Sign up for our free newsletter
Free D.C. news, delivered to your inbox daily.
A few hours ago, I was cruising across 295 near Nationals Park, checking out the skyline of new buildings, and trying to get a better view of the stadium. Just a few minutes before, I’d taken in Post reporter David Nakamura‘s two pieces about Southeast development, the Lerner family, and the baseball team’s lackluster performance—-on the field and in the financial department. The first story covers the ongoing disputes over payments to the city government, and the disappointing level of sales taxes generated during the first season. The second story details the plight of the Lerner family’s 10-story complex at 20 M St. SE, a block north of the baseball stadium, which remains mostly empty—-much like the rest of the area…
“At 1100 First St., the Onyx Apartments had two helium balloons attached to a “Move In Now” sign on the sidewalk as window washers hung from ropes on the side of the building.
On the other side of the street, Velocity Capitol Riverfront condos featured a placard with a phone number for potential buyers. And the Capitol Hill Tower building at New Jersey Avenue and L Street had a window sign announcing that “restaurant spaces” are available.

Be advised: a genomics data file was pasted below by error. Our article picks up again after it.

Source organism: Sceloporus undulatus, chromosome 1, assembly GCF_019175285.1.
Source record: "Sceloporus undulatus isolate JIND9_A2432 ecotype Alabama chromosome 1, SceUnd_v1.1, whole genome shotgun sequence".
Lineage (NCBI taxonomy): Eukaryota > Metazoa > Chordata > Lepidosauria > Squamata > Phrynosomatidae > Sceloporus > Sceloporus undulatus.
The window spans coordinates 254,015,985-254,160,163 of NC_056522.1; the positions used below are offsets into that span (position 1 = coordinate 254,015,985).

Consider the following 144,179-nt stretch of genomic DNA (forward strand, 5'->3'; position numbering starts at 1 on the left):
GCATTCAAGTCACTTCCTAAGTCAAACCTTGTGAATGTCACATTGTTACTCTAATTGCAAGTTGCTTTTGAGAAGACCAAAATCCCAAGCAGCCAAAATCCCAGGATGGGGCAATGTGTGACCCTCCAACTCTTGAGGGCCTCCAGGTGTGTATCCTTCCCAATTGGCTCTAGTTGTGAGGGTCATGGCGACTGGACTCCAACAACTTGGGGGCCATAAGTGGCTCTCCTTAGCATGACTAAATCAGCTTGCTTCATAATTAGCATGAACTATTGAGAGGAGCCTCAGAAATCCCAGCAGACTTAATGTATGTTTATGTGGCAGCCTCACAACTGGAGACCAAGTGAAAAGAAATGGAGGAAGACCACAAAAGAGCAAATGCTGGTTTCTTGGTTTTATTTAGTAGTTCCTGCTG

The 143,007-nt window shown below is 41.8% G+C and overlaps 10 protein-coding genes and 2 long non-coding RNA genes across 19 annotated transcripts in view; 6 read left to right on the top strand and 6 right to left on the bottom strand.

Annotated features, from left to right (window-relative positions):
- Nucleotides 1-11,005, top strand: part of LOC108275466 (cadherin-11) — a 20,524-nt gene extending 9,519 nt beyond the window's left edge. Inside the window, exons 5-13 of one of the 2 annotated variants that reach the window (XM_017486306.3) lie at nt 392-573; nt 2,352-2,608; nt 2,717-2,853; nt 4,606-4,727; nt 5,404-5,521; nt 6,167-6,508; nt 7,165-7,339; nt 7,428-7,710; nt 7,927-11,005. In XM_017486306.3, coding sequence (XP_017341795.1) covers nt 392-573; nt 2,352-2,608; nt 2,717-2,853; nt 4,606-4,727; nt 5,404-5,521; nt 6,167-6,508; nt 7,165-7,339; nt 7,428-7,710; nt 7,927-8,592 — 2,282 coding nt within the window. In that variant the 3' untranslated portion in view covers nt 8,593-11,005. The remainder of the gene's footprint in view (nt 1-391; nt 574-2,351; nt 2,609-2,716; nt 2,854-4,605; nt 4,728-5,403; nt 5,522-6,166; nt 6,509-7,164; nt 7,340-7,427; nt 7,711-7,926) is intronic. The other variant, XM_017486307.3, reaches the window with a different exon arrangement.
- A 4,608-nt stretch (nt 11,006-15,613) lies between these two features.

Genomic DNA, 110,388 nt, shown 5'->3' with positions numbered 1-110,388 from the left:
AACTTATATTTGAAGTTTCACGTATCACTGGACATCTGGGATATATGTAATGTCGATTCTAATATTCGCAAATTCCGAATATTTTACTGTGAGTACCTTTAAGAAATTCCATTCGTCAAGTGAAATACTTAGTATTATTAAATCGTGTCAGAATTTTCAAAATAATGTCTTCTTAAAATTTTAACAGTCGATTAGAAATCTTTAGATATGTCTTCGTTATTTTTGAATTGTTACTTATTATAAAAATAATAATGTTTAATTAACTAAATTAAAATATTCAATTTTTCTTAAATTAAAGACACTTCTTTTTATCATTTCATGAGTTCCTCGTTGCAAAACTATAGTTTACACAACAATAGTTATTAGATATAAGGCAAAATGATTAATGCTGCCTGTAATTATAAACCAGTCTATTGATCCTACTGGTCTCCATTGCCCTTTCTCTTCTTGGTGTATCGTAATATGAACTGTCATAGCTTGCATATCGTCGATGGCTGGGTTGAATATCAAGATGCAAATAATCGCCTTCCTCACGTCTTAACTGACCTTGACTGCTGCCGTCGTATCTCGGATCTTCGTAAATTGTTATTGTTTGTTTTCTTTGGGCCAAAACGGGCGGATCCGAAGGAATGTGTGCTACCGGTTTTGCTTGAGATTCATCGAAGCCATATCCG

Along Half Street, which leads from the Navy Yard Metro station into the ballpark, Monument Realty is finishing up an office building that is to open next year.”
I haven’t properly explored the Southeast waterfront. But during a recent sit-down with an exclusive buyer’s agent, I asked about the neighborhood. Her response (and I’m paraphrasing here): I tell my clients if they like it over there, they should go for it. But, if they’re waiting for it develop, they shouldn’t hold their breath. It’s not going to transform in the next few years. It is what it is.
I blame the guy or gal who named the condo building *Velocity* Capitol Riverfront. What a jinx!
Photo by Afagen
Correction: Even as the comments came in on this one, I failed to notice that I’d made a significant mistake with this post. The Nationals Park neighborhood is on the boundary of Southwest and Southeast, but it is definitely Southeast, not Southwest, as was stated several times in a previous version of this story. I have since made corrections. (October 3)